Tony Blair was America's closest ally in the war against Saddam Hussein. It was a powerful yet precarious position for the British Prime Minister, as he fought for his own future in backing George W. Bush and sending Britain's forces into Iraq. In this gripping day-by-day chronicle, Peter Stothard takes us behind the scenes as no one has before to reveal a unique portrait of a political leader under fire at the center of the world stage.
Over a period of four weeks in March and April of 2003, Tony Blair risked his status as the United Kingdom's most successful Labour Prime Minister for the chance of an unknowable place in history. Before Britain could help the United States, Blair faced a battle against his own voters, his own party, and his own allies in Europe. These were among the most tense and tumultuous weeks the world had seen since the fall of the Berlin Wall. In thirty days, Blair took on his opponents and won.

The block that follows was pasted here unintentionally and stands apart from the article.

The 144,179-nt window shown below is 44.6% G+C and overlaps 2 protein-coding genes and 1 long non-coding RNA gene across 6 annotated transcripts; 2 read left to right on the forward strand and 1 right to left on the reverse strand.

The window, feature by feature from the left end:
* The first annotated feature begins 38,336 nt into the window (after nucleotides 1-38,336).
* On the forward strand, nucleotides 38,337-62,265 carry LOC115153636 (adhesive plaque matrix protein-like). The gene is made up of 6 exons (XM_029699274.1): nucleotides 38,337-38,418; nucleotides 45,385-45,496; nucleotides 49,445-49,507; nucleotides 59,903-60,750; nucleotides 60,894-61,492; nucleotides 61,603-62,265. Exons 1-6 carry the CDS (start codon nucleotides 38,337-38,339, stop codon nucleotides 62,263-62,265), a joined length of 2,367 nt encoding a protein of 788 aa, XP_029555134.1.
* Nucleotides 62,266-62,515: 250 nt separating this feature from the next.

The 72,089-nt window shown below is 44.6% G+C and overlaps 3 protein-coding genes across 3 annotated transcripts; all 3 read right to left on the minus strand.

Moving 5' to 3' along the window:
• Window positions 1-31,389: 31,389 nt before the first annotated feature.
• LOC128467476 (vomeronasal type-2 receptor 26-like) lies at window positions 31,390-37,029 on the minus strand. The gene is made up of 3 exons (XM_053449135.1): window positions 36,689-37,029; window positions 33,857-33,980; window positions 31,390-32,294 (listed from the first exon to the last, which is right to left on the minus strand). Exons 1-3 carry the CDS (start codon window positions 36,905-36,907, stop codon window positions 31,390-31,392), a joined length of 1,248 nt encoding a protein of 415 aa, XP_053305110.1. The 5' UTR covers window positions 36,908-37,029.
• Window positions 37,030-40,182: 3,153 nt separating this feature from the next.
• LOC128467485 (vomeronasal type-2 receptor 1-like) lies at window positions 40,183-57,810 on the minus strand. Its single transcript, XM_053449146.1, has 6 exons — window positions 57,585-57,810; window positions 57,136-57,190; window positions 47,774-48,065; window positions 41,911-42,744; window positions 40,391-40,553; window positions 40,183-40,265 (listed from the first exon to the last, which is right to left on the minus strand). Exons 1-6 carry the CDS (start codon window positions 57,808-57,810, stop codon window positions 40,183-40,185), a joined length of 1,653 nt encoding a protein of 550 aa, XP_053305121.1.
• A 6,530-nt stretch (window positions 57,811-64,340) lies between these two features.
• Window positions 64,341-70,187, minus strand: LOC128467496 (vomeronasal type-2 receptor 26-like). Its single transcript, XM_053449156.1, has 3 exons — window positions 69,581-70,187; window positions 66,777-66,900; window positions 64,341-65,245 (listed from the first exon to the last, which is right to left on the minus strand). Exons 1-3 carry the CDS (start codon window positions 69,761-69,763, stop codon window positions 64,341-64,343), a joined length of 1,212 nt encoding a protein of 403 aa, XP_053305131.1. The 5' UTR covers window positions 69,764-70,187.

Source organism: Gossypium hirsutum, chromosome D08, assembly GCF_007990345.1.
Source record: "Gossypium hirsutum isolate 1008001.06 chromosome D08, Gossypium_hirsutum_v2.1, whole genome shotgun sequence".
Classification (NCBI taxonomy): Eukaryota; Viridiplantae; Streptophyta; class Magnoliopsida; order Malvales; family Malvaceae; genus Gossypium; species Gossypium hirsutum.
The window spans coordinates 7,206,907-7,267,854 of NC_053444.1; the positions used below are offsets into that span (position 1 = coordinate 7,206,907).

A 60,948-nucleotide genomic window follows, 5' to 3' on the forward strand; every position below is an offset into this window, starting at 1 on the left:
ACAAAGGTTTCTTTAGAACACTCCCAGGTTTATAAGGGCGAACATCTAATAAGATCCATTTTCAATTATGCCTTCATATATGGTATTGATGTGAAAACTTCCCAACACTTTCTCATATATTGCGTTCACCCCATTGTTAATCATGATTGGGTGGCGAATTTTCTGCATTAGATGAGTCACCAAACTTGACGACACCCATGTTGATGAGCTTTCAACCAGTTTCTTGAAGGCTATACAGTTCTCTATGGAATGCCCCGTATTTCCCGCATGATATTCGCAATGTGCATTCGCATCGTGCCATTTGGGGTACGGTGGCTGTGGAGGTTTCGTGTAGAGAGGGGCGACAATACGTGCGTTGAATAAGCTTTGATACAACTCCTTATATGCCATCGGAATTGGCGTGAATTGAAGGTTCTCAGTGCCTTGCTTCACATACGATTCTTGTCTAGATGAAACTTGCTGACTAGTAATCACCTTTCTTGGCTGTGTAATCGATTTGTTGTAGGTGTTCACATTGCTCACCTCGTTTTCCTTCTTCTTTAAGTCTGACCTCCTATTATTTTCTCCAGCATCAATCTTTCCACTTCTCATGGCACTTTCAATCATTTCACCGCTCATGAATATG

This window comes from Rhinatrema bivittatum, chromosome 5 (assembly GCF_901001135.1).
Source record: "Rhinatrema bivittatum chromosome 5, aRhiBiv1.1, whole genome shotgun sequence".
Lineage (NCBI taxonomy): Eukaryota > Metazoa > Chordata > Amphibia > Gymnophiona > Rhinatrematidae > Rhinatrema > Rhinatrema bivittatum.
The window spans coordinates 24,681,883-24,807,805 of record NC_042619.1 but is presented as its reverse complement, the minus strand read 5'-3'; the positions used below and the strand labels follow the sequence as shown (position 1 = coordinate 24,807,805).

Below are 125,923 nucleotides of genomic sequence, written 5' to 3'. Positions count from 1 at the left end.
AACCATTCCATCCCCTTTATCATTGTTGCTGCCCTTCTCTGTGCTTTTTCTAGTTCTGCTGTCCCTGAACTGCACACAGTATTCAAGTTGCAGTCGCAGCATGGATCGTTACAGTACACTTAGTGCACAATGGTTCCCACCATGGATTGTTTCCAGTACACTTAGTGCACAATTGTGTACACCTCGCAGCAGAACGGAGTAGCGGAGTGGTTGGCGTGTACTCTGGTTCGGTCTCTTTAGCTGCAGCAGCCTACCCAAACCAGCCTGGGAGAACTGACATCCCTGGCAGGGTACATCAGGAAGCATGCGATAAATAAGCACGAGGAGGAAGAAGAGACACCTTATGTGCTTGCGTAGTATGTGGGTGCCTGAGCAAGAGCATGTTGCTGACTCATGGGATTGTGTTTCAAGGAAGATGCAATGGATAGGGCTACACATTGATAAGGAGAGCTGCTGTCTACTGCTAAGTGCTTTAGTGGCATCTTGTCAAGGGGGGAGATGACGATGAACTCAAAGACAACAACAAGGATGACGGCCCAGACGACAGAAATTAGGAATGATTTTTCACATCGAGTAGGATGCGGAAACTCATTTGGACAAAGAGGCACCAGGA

Through it all, Peter Stothard had unprecedented access to Blair, from Ten Downing Street and the House of Commons through the war summits in the Azores, Brussels, Belfast, and Camp David. No writer has ever been so close to a world head of state for so long at such a critical moment. Stothard brings us inside the corridors of power during this extraordinary time, offering a vivid, up-close view of an enormously popular leader facingthe challenge of his life. How Blair spent those thirty days, how he fought for his own future as well as his vision of the civilized world, how he changed, and why he survived are at the heart of this riveting inside account.
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In the days leading up to the recent Gulf War, Stothard was granted access to the besieged world of British Prime Minister Tony Blair.| Read Full Review of Thirty Days: Tony Blair and t...
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